Health Entitlement Spending: A Story in Six Charts
CBO’s latest budget numbers show that more than 13 percent of all federal spending last year went to the Medicare program, while spending on Medicaid and other health entitlement programs added almost another 8 percent. What is more, 31 percent of our spending is financed by borrowing, adding to our burgeoning debt.
CBO projects that federal spending for health entitlement programs will more than double in the next decade. The higher Medicare spending will be driven in large part by shifting demographics – with an estimated 10,000 baby boomers turning 65 each day through 2030 – as well as by rising spending per beneficiary. Actual Medicare spending will exceed these projections by large amounts if policymakers override the reductions in Medicare provider payments scheduled under the ACA or the pending cuts to physician fees under the SGR payment formula without finding offset savings elsewhere in the program.
Federal spending will also increase for Medicaid and for the premium and cost sharing subsidies provided within the exchanges as the ACA coverage expansions begin in 2014. The magnitude of spending increases and the distribution across Medicaid and the exchanges may differ from projections depending on state decisions about Medicaid expansion, but spending in both categories seems certain to be on an upward trajectory.
Dedicated Medicare revenue covers only a portion of total program expenses, and the gap is projected to grow much larger as program outlays continue to increase—leading to a growing reliance on general revenues.
The cost of inpatient and post-acute care services for current beneficiaries (Part A) is financed primarily by payroll taxes levied on current workers and their employers and by taxes on Social Security benefits for certain high-income recipients. Since 2008, annual receipts into the Part A Trust Fund have been insufficient to cover annual operating expenses. The federal government has covered the annual shortfalls through transfers from general revenue, repaying loans made by the Trust Fund during past surplus years. The Trust Fund will continue to tap general revenue until 2024 when there will be no more loans to call in.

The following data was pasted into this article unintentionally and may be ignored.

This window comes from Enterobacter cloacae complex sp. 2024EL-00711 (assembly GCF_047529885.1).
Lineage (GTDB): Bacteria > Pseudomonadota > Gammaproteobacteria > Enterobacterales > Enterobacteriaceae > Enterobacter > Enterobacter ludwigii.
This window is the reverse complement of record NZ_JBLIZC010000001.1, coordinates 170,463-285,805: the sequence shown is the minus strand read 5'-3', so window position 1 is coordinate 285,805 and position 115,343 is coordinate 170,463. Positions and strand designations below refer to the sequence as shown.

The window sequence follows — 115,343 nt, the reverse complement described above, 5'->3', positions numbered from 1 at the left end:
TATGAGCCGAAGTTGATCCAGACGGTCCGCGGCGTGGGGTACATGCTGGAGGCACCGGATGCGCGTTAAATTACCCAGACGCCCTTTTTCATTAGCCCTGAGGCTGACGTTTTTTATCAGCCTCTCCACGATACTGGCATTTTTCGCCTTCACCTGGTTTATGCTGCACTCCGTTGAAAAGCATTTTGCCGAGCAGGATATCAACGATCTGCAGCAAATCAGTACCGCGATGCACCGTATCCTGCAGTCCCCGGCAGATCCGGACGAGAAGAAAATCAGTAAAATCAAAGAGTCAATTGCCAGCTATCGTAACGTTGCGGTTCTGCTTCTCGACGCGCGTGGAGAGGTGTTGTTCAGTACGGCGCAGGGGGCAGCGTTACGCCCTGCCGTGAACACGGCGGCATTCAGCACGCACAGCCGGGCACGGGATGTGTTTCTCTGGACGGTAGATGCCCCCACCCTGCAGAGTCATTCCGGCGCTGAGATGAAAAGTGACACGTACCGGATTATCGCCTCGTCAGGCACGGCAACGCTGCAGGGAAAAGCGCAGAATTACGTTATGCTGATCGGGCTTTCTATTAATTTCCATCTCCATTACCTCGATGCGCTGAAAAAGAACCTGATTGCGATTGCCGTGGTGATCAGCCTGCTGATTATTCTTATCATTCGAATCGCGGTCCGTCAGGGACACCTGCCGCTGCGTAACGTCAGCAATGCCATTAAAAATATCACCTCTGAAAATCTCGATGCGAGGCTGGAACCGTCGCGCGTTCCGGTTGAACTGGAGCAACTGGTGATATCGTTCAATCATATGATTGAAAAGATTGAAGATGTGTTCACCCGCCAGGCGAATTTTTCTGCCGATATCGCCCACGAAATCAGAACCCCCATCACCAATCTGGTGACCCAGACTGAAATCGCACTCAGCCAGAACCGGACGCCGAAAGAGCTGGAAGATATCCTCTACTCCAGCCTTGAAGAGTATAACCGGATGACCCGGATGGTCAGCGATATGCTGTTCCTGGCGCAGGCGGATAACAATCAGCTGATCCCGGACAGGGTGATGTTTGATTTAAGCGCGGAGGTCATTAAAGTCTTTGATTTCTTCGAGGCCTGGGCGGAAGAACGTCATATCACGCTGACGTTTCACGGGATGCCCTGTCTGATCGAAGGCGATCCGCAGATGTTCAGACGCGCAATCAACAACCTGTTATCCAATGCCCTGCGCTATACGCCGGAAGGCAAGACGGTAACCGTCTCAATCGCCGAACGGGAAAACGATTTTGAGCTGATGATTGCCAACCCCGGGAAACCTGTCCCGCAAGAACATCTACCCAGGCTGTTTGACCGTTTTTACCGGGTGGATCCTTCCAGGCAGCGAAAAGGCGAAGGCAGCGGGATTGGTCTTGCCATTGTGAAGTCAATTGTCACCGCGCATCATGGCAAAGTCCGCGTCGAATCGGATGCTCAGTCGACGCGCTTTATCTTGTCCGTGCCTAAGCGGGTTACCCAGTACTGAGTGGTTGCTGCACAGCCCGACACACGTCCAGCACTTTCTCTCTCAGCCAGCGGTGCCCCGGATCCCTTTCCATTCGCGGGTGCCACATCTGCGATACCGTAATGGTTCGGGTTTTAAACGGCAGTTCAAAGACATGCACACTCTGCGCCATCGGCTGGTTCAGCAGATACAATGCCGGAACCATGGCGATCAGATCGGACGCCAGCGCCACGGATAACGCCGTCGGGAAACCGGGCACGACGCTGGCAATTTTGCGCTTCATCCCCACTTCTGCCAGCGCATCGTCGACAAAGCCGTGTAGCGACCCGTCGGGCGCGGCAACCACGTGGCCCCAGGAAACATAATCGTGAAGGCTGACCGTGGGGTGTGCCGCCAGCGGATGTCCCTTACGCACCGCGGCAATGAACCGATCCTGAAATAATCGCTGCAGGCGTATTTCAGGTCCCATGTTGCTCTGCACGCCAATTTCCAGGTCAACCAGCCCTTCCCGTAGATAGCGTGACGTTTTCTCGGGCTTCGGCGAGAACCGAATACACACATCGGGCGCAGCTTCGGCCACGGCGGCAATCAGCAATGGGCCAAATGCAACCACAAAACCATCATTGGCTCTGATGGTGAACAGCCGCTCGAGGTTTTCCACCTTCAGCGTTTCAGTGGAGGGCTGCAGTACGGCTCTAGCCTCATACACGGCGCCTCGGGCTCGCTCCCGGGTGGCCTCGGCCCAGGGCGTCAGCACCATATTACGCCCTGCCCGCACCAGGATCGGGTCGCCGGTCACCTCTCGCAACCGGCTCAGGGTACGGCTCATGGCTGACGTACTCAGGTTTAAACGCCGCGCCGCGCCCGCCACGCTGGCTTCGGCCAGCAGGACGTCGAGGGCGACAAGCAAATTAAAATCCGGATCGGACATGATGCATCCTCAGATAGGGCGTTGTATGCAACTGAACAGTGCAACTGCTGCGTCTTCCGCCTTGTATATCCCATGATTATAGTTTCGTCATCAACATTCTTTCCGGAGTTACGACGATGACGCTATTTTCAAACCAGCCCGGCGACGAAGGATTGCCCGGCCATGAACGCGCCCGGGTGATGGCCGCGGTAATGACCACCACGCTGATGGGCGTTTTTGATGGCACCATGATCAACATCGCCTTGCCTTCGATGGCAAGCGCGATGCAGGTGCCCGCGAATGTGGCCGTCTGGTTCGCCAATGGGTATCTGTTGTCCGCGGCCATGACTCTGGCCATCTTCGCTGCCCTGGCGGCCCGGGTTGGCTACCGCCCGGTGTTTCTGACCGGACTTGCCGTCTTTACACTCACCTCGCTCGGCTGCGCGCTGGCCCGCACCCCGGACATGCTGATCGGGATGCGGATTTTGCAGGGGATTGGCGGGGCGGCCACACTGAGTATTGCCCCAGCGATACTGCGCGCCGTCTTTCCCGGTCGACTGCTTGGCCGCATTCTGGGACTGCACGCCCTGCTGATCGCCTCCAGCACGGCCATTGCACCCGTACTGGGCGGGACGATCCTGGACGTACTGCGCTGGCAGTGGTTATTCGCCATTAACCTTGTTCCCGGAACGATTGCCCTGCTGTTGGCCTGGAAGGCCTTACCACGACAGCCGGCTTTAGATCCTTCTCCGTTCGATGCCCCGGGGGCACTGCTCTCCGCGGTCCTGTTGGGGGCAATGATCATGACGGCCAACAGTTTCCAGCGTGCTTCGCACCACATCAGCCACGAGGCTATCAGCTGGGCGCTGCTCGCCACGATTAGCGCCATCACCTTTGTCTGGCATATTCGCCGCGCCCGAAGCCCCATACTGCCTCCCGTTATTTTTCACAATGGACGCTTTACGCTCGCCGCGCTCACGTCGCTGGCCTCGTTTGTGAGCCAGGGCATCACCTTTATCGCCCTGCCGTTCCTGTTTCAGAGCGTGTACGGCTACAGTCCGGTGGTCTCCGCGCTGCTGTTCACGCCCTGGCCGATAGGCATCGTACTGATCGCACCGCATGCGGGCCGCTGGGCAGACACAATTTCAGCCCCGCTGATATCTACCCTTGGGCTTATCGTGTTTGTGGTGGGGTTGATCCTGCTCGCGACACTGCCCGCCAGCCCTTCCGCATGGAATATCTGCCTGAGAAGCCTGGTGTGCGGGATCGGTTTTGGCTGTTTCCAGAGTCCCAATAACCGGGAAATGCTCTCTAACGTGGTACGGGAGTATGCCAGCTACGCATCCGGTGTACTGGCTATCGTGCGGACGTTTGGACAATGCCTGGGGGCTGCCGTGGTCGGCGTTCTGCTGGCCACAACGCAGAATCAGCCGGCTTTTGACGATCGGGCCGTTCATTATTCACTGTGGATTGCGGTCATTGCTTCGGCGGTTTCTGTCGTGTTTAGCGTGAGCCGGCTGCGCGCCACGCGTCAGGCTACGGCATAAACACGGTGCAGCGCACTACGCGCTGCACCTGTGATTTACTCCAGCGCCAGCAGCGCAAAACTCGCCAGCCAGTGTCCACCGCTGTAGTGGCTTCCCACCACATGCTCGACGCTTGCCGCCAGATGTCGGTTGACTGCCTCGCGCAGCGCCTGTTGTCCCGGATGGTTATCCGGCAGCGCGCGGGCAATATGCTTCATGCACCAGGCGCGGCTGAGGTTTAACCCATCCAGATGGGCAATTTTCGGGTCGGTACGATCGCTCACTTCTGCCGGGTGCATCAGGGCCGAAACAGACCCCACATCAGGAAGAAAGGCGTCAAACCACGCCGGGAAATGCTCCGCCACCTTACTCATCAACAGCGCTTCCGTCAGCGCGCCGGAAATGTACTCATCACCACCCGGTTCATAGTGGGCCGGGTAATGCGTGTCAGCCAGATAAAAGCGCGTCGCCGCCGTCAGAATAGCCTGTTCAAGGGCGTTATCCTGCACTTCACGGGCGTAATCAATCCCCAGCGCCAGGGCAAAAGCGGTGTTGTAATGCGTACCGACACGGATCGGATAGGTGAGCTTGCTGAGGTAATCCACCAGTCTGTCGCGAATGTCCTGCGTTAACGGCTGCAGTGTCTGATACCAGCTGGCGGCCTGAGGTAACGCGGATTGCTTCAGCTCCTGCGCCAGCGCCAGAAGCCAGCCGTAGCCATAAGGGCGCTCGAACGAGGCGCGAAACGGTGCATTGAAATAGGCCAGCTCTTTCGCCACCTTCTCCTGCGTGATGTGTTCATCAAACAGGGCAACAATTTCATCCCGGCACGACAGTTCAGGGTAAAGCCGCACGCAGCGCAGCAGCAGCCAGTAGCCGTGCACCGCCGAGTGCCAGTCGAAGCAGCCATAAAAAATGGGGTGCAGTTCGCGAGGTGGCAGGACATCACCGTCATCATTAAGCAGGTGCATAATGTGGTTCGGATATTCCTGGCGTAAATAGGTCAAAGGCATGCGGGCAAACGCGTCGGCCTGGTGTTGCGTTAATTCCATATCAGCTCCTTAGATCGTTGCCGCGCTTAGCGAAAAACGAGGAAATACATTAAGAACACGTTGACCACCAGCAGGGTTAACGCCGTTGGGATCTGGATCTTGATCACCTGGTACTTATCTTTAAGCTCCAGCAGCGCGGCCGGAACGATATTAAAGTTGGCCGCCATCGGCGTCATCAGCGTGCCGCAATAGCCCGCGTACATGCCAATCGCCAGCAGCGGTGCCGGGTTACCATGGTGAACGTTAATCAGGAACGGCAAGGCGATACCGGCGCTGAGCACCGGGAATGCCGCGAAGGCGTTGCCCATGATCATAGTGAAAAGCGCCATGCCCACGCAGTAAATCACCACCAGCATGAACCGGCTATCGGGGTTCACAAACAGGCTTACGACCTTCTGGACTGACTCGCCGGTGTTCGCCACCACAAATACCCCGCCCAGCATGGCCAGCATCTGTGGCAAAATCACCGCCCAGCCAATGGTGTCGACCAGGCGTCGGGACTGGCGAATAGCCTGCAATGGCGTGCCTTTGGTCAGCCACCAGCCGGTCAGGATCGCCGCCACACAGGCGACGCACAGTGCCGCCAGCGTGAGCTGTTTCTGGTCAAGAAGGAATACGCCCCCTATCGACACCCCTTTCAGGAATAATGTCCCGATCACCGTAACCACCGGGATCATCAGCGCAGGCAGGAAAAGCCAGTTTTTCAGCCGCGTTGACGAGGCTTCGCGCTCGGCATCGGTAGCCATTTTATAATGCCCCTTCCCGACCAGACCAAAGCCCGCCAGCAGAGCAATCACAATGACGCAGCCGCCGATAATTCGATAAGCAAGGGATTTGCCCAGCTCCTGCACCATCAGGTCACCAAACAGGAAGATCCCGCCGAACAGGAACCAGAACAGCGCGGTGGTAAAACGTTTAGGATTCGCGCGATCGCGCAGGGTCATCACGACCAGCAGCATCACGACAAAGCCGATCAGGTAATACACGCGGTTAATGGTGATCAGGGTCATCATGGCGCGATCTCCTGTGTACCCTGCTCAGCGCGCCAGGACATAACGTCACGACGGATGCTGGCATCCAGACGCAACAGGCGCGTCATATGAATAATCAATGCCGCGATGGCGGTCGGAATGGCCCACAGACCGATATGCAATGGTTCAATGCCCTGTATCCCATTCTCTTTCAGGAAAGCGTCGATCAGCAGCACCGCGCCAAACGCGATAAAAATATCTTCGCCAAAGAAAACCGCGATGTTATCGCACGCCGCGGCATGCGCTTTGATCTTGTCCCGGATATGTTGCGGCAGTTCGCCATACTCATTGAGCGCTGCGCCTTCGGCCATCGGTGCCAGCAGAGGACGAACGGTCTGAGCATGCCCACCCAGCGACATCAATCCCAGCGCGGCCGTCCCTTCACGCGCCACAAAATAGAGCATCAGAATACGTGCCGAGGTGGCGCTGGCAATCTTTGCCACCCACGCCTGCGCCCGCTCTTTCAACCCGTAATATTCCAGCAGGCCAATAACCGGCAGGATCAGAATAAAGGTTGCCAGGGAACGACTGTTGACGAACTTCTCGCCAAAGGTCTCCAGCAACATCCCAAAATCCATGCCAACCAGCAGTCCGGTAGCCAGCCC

Outpatient care (Part B) and outpatient prescription drugs (Part D) are supported in part by premiums from beneficiaries who voluntarily enroll in these programs, by fees collected from certain drug manufacturers and by transfers from states for beneficiaries who are dually enrolled in Medicare and Medicaid. Part B and D premiums are set by statute to cover about 25 percent of program costs, with higher-income beneficiaries now paying higher premiums. General revenues are used to cover the more than 70 percent of Part B and D expenses not covered by premiums or other sources.
Every year since 2006, the Medicare Trustees have issued a determination of “excess general revenue Medicare funding” – meaning that they expect more than 45 percent of total program outlays to be covered by general revenues in the near future. By law, the President must respond by submitting legislation to Congress to address the problem, and Congress must consider the legislation on an expedited basis. To date, however, no corrective action has been taken in response to these warnings.